Other recent developments in ear protection technology are disclosed in U.S. Pat. Nos. by; Asker in 4,384,575; Parker et al. in 4,406,282; and Leight in 4,774,938. While these disclosures have no relevance to the present invention, they are herein cited to illustrate the long-standing and continuing effort to provide maximum protection to the delicate elements of the auditory system.
While all the examples of the prior art provide some measure of benefit or protection for the user, concern exists that the use of pneumatically or hydraulically expanded earplugs may possibly represent a hazard potential to the user greater than the benefits or protection to be derived from their use.
Laboratory testing confirms that pneumatic pressures in excess of 300 mm.Hg. are easily developed through the use of a bulb-type syringe. Pressure of this magnitude could possibly cause the rupture of the thin membrane of the earplug, resulting in catastrophic damage to the delicate auditory system. Further, as the pneumatically expanded earplugs come into engagement with the inner circumference of the auditory canal, peripheral expansion ceases and longitudinal expansion begins, making it possible for said earplug to elongate into contact with the tympanic membrane thereby causing possible permanent damage to this delicate tissue.
Pressures achievable through the use of a piston-type syringe acting upon a hydraulic media are of an even greater magnitude and due to the incompressible nature of said hydraulic media, the reaction to movement of the piston is instantaneous, creating an even greater potential for tragic result. This hazard is further compounded when these devices are employed by persons who are untrained in their use.
One other problem associated with the use of pressure-expandable earplugs which employ an externally attachable or detachable pressurizing means is the requirement that the user is subject to the inconvenience of having to carry said pressurizing means in order to be able to utilize said earplugs.
Tests, conducted on a plurality of individuals, have shown the average pressure achievable by the human pulmonary system, when mouth-blown into a flexible plastic tube of an outside diameter of 7.65 mm., to be 93.33 mm.Hg., while the maximum pressure achieved by any individual was 128 mm.Hg. While the pulmonary system may posess the capability of producing greater pressure, the musculature of the lips was incapable of preventing leakage around said small diameter tube.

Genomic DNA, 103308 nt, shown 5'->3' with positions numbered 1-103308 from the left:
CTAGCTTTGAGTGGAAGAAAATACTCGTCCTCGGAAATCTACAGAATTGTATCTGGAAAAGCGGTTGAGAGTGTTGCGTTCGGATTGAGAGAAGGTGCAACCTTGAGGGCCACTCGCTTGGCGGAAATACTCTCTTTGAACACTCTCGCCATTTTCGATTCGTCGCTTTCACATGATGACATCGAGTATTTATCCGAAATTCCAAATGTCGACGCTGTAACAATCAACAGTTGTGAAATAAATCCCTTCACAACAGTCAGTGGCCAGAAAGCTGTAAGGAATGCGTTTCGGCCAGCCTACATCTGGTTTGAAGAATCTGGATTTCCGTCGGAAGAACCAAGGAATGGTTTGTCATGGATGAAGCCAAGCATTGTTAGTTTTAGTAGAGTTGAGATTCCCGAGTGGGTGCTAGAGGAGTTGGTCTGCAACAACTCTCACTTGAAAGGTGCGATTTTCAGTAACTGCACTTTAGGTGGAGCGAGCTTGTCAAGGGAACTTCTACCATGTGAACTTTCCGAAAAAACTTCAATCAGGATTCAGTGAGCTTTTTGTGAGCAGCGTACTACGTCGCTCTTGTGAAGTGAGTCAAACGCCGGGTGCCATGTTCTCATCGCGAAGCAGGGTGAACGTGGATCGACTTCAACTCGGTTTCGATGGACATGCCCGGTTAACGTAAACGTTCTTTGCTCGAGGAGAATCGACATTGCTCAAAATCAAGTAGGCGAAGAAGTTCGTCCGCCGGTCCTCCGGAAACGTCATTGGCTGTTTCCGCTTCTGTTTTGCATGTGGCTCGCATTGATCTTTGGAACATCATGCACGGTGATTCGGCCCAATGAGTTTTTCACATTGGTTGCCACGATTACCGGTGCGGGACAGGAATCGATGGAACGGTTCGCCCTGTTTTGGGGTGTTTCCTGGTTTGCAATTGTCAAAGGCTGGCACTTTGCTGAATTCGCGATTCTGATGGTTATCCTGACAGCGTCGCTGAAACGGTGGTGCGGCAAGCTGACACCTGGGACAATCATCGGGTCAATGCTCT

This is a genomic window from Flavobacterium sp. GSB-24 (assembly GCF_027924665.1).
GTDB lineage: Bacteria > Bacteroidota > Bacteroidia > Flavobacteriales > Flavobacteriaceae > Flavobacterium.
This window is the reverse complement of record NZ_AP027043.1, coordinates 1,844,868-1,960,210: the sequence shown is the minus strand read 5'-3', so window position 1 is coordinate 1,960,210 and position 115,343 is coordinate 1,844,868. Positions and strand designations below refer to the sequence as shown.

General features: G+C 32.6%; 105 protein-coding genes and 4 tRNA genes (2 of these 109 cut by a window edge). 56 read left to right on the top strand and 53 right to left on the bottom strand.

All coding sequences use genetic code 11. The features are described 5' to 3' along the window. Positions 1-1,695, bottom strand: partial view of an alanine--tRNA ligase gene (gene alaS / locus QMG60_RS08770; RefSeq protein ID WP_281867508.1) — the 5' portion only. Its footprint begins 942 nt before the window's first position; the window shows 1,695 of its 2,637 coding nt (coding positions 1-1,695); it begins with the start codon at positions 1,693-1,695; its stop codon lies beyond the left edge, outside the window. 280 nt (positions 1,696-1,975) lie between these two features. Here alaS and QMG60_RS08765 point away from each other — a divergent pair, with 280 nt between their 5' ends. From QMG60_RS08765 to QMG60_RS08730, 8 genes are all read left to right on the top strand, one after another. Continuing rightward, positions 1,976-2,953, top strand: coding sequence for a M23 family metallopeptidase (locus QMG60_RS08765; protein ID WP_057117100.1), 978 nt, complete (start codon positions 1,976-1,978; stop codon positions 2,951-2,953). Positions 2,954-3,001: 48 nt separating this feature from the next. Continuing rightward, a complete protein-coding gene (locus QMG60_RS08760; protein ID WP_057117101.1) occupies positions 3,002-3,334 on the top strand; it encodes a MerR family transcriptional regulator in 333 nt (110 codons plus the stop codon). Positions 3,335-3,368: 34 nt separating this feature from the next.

It is concluded that mouth-blown pressures are self-limiting and as a consequence would be incapable of causing the rupture or over-elongation of well designed inflatable earplugs.
It is the object of the present invention to provide pneumatically inflatable earplugs comprising means whereby the user causes the expansion of said earplugs through the application of self-developed pulmonary pressure. It is a further object of this invention to provide inflatable earplugs which may be safely expanded by an untrained user, to bring said earplugs into positive sealing engagement with the auditory meatus to prevent the entry of damaging sound pressures, concussive shock-waves, foreign matter or fluids into the auditory canal. It is yet a further object of the present invention to provide expandable earplugs for use by infants, the infirm or the handicapped, which may be safely inflated by a care-giver, to provide the aforesaid benefits and protection to these individuals.
The present invention is a method and apparatus for providing pneumatically expandable earplugs which are inflatable into positive sealing engagement with the auditory meatus to prevent the entry of sound pressures, concussive shock-waves, foreign matter or fluids into the auditory canal comprising means whereby said earplugs are safely inflatable by and through the application of user-developed pulmonary pressure. Said earplugs comprising a connecting flexible tube having proximate the mid-point thereof valve means capable of retaining inflation pressure, and providing means for releasing said pressure to allow the removal of said inflatable earplugs. In an alternate embodiment of the present invention, individual earplugs, each having separate means for inflation and deflation would be provided as will be shown in the drawings.